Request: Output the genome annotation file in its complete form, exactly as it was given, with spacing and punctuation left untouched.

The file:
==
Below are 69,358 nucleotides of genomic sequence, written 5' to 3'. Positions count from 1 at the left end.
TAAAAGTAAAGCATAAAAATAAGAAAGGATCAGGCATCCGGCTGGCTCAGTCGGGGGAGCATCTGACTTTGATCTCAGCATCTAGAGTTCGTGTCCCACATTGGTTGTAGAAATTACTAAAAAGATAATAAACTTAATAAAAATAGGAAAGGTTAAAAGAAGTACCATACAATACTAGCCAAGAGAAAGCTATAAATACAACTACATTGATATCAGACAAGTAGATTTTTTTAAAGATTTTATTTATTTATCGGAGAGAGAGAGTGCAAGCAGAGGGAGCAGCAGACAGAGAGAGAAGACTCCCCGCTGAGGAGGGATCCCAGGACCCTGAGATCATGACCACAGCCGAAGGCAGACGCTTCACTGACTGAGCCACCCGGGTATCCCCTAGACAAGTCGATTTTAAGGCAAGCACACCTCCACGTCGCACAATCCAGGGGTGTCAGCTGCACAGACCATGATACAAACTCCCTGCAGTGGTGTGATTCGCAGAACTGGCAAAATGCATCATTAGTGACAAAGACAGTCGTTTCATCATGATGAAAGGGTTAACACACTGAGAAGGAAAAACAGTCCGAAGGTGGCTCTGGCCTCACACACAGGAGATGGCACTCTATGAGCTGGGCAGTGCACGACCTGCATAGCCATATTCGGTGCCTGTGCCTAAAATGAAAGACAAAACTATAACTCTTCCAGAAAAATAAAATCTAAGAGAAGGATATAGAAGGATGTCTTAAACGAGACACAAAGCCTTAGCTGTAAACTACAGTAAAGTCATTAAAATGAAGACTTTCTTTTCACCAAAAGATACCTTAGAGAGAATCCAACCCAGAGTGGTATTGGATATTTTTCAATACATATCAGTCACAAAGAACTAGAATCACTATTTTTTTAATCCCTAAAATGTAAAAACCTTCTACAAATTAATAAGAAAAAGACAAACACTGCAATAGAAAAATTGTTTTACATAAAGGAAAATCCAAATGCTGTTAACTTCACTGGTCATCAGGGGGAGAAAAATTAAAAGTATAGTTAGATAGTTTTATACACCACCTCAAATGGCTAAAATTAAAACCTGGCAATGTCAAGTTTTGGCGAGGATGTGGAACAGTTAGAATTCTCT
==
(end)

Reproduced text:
Below are 69,358 nucleotides of genomic sequence, written 5' to 3'. Positions count from 1 at the left end.
TAAAAGTAAAGCATAAAAATAAGAAAGGATCAGGCATCCGGCTGGCTCAGTCGGGGGAGCATCTGACTTTGATCTCAGCATCTAGAGTTCGTGTCCCACATTGGTTGTAGAAATTACTAAAAAGATAATAAACTTAATAAAAATAGGAAAGGTTAAAAGAAGTACCATACAATACTAGCCAAGAGAAAGCTATAAATACAACTACATTGATATCAGACAAGTAGATTTTTTTAAAGATTTTATTTATTTATCGGAGAGAGAGAGTGCAAGCAGAGGGAGCAGCAGACAGAGAGAGAAGACTCCCCGCTGAGGAGGGATCCCAGGACCCTGAGATCATGACCACAGCCGAAGGCAGACGCTTCACTGACTGAGCCACCCGGGTATCCCCTAGACAAGTCGATTTTAAGGCAAGCACACCTCCACGTCGCACAATCCAGGGGTGTCAGCTGCACAGACCATGATACAAACTCCCTGCAGTGGTGTGATTCGCAGAACTGGCAAAATGCATCATTAGTGACAAAGACAGTCGTTTCATCATGATGAAAGGGTTAACACACTGAGAAGGAAAAACAGTCCGAAGGTGGCTCTGGCCTCACACACAGGAGATGGCACTCTATGAGCTGGGCAGTGCACGACCTGCATAGCCATATTCGGTGCCTGTGCCTAAAATGAAAGACAAAACTATAACTCTTCCAGAAAAATAAAATCTAAGAGAAGGATATAGAAGGATGTCTTAAACGAGACACAAAGCCTTAGCTGTAAACTACAGTAAAGTCATTAAAATGAAGACTTTCTTTTCACCAAAAGATACCTTAGAGAGAATCCAACCCAGAGTGGTATTGGATATTTTTCAATACATATCAGTCACAAAGAACTAGAATCACTATTTTTTTAATCCCTAAAATGTAAAAACCTTCTACAAATTAATAAGAAAAAGACAAACACTGCAATAGAAAAATTGTTTTACATAAAGGAAAATCCAAATGCTGTTAACTTCACTGGTCATCAGGGGGAGAAAAATTAAAAGTATAGTTAGATAGTTTTATACACCACCTCAAATGGCTAAAATTAAAACCTGGCAATGTCAAGTTTTGGCGAGGATGTGGAACAGTTAGAATTCTCT